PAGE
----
Arizona Senate candidate Blake Masters in his You Tube campaign launch (You Tube) and billionaire Peter Thiel (Demo Conference/Stephen Brashear/Flickr/ Creative Commons
Meet Peter Thiel’s military industrial candidate

With $10 million of his boss’s money, Blake Masters could win the Senate and secure business for their border security and weapons investments.

On Monday, Blake Masters announced he is challenging Sen. Mark Kelly (D-Ariz.) for his Senate seat on Twitter with a campaign commercial portraying himself as a working class hero pushing back against corporate and political elites who have sold out everyday Americans. 

“We are up against a media that lies to us, schools that teach our kids to hate our country, and corporations that have gotten so big, they think they’re bigger than America,” said Masters, who also warns that generals “prioritize social issues like transgenderism in the enlisted ranks over actually winning wars.” Meanwhile, he’s promoting a foreign policy that is “tough on actual threats like China.”

But Masters, who is running as a Republican, has crafted a political persona and campaign that also stands to financially benefit his employer and top campaign funder, Peter Thiel, who contributed $10 million to a super PAC supporting Masters’ candidacy.

Masters works directly for Thiel, serving as chief operating officer of Thiel Capital —Thiel’s investment firm — and the Thiel Foundation. His campaign website prominently promotes issues that would directly benefit Thiel’s investments in border security technology and defense contractors with an eye to a cold war-style competition with China.

“We need to completely end illegal immigration using every tool at hand: physical walls, surveillance technology, thousands more border patrol agents, and mandatory E-Verify for employers,” says Masters’ campaign website.

Steering federal contracts to various border security measures would create a nice synergy with Thiel’s investments. Thiel’s Founder’s Fund is invested in the border and military surveillance company Anduril, valuing the company at $1 billion,” notes The Verge.

Anduril has extensive contracts with the Department of Defense, but its first government contracts were with the border patrol to put up as many as 200 autonomous surveillance towers. This was aa “program of record” with the Customs and Border Protection, meaning “it’s essential enough to have a dedicated line of funding from Congress, and that towers would operate 24 hours a day, independent of the electrical grid,” according to Bloomberg. Last September, Anduril secured a $36 million contract from Customs and Border Protection following a $25 million contract the previous July,  part of an ongoing contract worth more than $200 million.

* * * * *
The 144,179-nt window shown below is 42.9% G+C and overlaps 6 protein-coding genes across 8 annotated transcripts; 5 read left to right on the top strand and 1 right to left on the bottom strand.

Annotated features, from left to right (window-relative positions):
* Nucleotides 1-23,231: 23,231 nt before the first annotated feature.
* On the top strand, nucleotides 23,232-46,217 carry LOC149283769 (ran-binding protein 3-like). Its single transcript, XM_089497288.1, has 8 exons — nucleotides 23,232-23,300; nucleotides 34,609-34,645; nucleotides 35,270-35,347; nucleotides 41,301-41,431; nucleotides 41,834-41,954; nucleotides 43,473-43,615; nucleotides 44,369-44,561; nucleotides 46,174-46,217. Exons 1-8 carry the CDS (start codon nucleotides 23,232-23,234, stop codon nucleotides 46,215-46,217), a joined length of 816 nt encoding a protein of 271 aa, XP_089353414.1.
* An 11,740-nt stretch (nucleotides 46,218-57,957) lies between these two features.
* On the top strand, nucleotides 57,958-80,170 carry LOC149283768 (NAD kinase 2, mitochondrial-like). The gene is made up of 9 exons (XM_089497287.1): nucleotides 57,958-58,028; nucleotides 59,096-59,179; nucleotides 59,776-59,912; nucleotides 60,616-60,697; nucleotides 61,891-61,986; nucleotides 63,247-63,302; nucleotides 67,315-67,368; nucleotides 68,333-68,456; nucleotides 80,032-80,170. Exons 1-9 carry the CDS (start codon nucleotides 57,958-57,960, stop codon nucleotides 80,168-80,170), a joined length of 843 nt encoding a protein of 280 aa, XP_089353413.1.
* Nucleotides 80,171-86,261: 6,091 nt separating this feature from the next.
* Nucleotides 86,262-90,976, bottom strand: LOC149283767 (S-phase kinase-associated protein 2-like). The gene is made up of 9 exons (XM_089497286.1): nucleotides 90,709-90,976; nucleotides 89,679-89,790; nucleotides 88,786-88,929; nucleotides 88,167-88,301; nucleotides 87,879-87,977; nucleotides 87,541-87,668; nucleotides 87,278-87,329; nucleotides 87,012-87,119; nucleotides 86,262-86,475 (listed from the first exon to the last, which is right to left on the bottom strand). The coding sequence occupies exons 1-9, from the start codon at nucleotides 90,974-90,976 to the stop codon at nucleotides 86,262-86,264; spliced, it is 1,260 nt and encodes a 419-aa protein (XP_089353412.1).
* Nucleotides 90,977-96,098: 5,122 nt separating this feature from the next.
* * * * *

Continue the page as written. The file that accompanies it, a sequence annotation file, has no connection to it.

And that isn’t Thiel’s only investment that profits off a highly militarized and highly surveilled southern border. Palantir Technologies, a $20 billion data-analytics firm founded by Thiel, has ongoing contracts with Immigration and Customs Enforcement (ICE) for technology including software used in support of the Trump administration’s controversial detention, deportation, and family-separation policies.  

On the foreign policy front, Thiel and Masters are well positioned to profit from an increasingly hostile U.S.-China relationship. Anduril’s founder, Palmer Luckey, heavily focuses on securing contracts with the Department of Defense and blasts fellow tech executives for being wary about partnering with the military, particularly on projects that could fan the flames of tensions with Beijing.

“China has done an incredible job of using the blocking of access to their markets as a tool to get the culture of western democracies to subvert itself to China,” said Luckey in December.

“They don’t have to come after us militarily,” he added. “They don’t have to cut our networks. All they have to do is invest in our companies, do partnerships with our companies… and then everybody bends over for them.”

On Twitter, Luckey is even more outspoken, warning that China and Russia are “expansionist powers hell-bent on consuming democratic nations near and far.”

Masters and his employer have a clear profit incentive to steer taxpayer funds to high-tech border surveillance and push for military competition with China, even while embracing populist positions like, “American people have made clear that we need to end our pointless interventions abroad and focus on our problems at home.”

Unfortunately, Masters’ professional career appears to be deeply intertwined with hyping the threat on the U.S.-Mexico border and from Beijing, and his employer and campaign funder, Peter Thiel, has a huge financial incentive to secure public funds for AI, drones and border security contracts, placing both of them at the nexus of a new branch of the military industrial complex with ties to AI, Silicon Valley and high-technology.

Thiel, it seems, has found the perfect candidate to advance his taxpayer funded business interests.

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